“Know where you came from”: Alumni tell history of Black Student Union

SUNY New Paltz alumni Cheryl and Abdullah Rahaman visited campus on Feb. 23 to share the story of the late 1960s-founding of the student group Blacks for Black Liberation, the precursor to the College’s Black Student Union.

Cheryl and Abdullah were civil rights activists at New Paltz during a time when national tumult around race relations could be felt in the Village and on campus. They spoke with an audience of nearly 100 students, faculty and staff about their experiences on campus between 1965 and 1969.

During those years at SUNY New Paltz, societal changes combined with actions taken by the forward-looking administration of then-President John J. Neumaier, which championed policies such as Project A (later known as the Educational Opportunity Program), to create an exponential increase in enrollment of Black students.

“Students were coming in from African-American households and also from Africa,” said Interim Vice President for Student Affairs W. Wayne Brumfield. “Throughout that time period the campus went through some significant cultural changes.”

Many of these students, the Rahamans included, saw a need to organize and self-advocate. It was from this energy that the Blacks for Black Liberation group was born.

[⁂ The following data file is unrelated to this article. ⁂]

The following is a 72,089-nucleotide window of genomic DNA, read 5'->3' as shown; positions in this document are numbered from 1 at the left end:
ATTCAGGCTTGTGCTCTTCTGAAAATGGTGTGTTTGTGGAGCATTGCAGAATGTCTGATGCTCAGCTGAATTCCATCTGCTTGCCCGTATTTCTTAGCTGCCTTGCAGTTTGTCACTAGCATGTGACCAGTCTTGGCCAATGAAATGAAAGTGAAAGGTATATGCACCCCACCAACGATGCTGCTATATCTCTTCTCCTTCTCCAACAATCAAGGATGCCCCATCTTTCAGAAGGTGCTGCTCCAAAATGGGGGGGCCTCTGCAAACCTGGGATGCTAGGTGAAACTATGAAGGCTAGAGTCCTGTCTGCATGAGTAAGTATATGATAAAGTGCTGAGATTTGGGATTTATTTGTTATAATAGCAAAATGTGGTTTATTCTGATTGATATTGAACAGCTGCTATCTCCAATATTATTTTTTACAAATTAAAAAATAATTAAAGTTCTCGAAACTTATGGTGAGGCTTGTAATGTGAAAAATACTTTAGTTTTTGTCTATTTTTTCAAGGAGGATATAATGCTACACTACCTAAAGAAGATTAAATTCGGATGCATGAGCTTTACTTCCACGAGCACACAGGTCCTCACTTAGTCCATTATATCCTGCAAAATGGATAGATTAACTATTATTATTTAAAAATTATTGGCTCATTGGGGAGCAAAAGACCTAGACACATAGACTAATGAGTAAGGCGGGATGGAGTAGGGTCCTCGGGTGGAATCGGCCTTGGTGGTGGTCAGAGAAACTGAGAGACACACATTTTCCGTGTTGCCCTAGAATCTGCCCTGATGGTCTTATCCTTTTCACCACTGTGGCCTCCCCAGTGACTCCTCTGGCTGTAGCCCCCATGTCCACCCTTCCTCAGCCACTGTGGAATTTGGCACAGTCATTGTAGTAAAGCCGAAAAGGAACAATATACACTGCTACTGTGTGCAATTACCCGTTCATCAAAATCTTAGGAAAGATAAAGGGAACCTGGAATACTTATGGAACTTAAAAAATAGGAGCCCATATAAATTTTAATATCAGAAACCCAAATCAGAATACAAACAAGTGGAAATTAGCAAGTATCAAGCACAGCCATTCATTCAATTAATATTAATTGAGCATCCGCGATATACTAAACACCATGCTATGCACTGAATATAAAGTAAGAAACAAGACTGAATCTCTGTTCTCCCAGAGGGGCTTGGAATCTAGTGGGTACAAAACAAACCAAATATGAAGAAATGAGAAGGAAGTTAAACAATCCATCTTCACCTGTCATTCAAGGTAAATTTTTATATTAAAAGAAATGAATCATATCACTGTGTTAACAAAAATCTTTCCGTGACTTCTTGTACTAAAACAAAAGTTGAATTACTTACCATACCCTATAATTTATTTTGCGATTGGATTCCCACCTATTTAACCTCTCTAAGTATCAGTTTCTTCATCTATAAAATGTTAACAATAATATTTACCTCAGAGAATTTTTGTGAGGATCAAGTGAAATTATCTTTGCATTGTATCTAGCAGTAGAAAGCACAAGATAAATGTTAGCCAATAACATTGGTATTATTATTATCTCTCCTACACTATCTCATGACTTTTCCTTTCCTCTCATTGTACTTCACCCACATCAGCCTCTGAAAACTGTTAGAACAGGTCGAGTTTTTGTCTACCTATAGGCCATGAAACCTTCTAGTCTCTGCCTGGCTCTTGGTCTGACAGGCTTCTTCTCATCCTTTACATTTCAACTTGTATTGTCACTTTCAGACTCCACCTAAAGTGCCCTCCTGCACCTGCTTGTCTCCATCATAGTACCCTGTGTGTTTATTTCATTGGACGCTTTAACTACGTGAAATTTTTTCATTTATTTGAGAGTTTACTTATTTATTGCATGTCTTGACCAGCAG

“It was that part of society that said, ‘This is wrong, and this is right,’ that allowed us to pull our forces together and start Blacks for Black Liberation,” Abdullah said. “There were a lot of multicultural people who got behind us, and to this day many of them are our close friends.”

Both Abdullah and Cheryl complimented the current members of the Black Student Union for carrying on that energy, and continuing to make progressive contributions to the cultural and academic climate of the College. They urged them never to relent in their efforts.

“The beliefs that you carry with you are yours, and you have to support them,” Abdullah said. “We suffered the slings and arrows of integration, worked very hard to make sure that our activism was not misunderstood. We couldn’t compromise then, and I admonish you that you shouldn’t compromise now.”

Visit the Black Student Union on Facebook to learn more.